IMBA Update Stance On Ebikes And Trail Access

by
November 14, 2017

The International [American*] Mountain Bike Association (IMBA) has updated their 2015 position statement on ebikes, adding a more nuanced definition and becoming more amenable to ebike use on singletrack bicycle trails. Interestingly, while they previously stated in 2015 that the European Union was ahead of everything else in terms of defining and regulating ebikes, IMBA’s own new “Class 1” ebike definition allows more powerful eBikes than EU law.

You can read their original statement from 2015 here, and their updated policy plus an FAQ here. Their complete body of up to date policy and research is here, and crucially includes this study comparing the trail impacts of mountain bikes, ebikes and motocross bikes (summary: they found a very minor difference between ebikes and mountain bikes, but neither is anywhere near as bad for trails as motorbikes. The writers also conclude that ebikes might do more damage under certain trail conditions, and cautiously state this requires further study).

focus bikes demo day lee quarry ross andi james hannah ebike e-mtb jam
Socks are just one strategy to distract people from an ebike.

IMBA define class 1 as: “A “class 1 electric bicycle,” or “low-speed pedal-assisted electric bicycle,” is a bicycle equipped with a motor that provides assistance only when the rider is pedaling, and that ceases to provide assistance when the bicycle reaches the speed of 20 miles per hour”. Class 2 is defined as having a throttle and a speed cutoff at 20mph, and class three pedal assisted up to 28mph. In the EU, the pedal assist on road legal ebikes cuts out at 15mph.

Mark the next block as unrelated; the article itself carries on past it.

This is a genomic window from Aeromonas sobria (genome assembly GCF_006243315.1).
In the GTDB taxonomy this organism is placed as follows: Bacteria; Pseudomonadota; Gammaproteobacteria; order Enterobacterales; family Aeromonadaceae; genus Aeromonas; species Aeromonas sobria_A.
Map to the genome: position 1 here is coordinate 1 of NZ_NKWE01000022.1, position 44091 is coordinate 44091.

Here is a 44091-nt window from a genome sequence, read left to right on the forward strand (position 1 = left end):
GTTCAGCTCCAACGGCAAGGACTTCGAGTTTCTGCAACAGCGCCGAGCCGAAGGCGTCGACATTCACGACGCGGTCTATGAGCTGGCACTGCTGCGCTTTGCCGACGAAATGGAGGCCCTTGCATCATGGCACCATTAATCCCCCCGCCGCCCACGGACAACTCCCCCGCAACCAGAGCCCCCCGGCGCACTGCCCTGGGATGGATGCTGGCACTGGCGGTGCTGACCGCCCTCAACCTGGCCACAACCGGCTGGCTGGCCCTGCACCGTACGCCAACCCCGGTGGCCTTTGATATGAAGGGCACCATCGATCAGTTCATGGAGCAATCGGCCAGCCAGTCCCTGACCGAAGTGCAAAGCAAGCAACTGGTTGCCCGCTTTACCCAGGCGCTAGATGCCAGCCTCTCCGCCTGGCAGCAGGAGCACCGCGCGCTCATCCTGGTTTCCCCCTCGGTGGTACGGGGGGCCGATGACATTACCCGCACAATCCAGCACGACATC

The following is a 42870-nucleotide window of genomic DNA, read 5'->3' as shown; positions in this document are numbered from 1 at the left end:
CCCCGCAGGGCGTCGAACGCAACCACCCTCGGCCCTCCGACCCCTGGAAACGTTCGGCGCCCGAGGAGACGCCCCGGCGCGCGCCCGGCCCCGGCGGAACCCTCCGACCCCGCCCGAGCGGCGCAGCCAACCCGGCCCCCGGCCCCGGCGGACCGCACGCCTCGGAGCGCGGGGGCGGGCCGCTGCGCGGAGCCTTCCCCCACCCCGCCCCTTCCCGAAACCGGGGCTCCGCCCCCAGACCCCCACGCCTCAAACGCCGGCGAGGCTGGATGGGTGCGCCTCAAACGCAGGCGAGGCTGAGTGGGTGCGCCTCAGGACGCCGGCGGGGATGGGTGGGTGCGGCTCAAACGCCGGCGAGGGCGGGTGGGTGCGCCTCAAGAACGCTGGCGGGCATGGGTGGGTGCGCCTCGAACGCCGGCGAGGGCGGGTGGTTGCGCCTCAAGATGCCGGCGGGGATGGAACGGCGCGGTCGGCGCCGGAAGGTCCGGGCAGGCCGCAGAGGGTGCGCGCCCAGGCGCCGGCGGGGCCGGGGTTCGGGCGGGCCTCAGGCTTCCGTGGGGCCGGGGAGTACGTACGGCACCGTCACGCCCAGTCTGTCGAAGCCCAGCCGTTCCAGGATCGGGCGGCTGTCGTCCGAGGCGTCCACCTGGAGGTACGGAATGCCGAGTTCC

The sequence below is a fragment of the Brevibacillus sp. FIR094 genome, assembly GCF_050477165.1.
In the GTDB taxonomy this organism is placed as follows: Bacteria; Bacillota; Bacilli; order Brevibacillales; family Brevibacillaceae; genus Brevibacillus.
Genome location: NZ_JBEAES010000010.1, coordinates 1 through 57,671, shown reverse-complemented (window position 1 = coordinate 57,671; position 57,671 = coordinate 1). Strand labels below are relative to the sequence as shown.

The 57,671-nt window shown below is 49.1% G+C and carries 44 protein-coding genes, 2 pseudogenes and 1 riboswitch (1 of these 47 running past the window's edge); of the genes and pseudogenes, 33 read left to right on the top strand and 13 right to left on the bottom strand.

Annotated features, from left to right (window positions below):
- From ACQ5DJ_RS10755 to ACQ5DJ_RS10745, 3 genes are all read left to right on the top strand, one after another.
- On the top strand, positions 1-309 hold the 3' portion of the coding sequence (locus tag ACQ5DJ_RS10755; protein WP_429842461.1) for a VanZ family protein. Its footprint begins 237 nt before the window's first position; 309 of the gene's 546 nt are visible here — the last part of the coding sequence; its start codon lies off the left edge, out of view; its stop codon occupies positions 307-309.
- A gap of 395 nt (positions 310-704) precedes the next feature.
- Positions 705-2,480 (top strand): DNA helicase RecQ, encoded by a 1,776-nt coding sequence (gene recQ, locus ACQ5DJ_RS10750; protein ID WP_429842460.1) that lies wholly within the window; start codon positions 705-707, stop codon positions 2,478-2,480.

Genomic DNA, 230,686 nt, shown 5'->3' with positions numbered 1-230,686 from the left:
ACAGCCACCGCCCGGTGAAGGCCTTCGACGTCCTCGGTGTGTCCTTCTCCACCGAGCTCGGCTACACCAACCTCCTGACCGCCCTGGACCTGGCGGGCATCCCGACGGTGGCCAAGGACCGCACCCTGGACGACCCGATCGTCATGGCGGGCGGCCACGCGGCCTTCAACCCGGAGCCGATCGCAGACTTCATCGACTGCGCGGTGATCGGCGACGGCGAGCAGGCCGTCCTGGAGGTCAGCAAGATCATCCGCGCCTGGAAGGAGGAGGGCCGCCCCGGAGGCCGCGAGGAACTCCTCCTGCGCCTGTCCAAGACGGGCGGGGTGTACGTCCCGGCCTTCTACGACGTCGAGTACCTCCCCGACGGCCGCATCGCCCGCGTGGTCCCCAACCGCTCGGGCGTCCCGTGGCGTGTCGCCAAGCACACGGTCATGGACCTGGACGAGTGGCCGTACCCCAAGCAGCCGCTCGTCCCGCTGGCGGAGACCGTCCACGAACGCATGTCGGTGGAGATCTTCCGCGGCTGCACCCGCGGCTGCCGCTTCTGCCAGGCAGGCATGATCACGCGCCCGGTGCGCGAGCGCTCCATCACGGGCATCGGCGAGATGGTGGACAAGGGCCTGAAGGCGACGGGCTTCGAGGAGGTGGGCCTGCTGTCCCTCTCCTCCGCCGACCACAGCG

One crucial point of IMBA’s position is that access for ebikes seems to be more locally controlled in the USA. Unlike the UK where rights of way cross a great deal of public and private land, and related access laws can apply to every bit of a nation within the Union, in America trail access seems to be controlled much more by local authorities and landowners.

focus jam emtb ebike
Mountain biker opinions are extremely divided on where this should be allowed.

As ever, commenters all over the internet are divided, with a few arguing this IMBA change of position a slippery slope leading to motorbike access, that ebikes are easily hacked to deregulate speed limiters, and pointing to their local trail associations drawing away from IMBA over this, and others asking what the problem is with eBikes at all: i.e. if it’s simply higher torque doing damage to trail surfaces (rather than a throttle spinning that back wheel against the trail surface), does that mean high level athletes on non-eBikes do more trail damage than average riders?

The debate over access and ebikes is obviously still a long way from complete resolution, but this change to IMBA’s policy is an important data point.

A SingletrAction trail day at St Ives. Photo: SingletrAction

* Apologies for any office caused to IMBA and its members or advocates by that strikethrough, but the vast majority of IMBA’s work seems to be in the US and centred on US access debates and regulation. While that can be informative and the research linked above is useful and valuable to all mountain bike advocates, a lot of IMBA’s work isn’t directly applicable to the UK, and in light of this the name “International Mountain Bike Association” lacks clarity for a significant proportion of our readers. That’s especially so when the UK already has national advocacy groups such as OpenMTB, and many local trail maintenance groups like SingletrAction.

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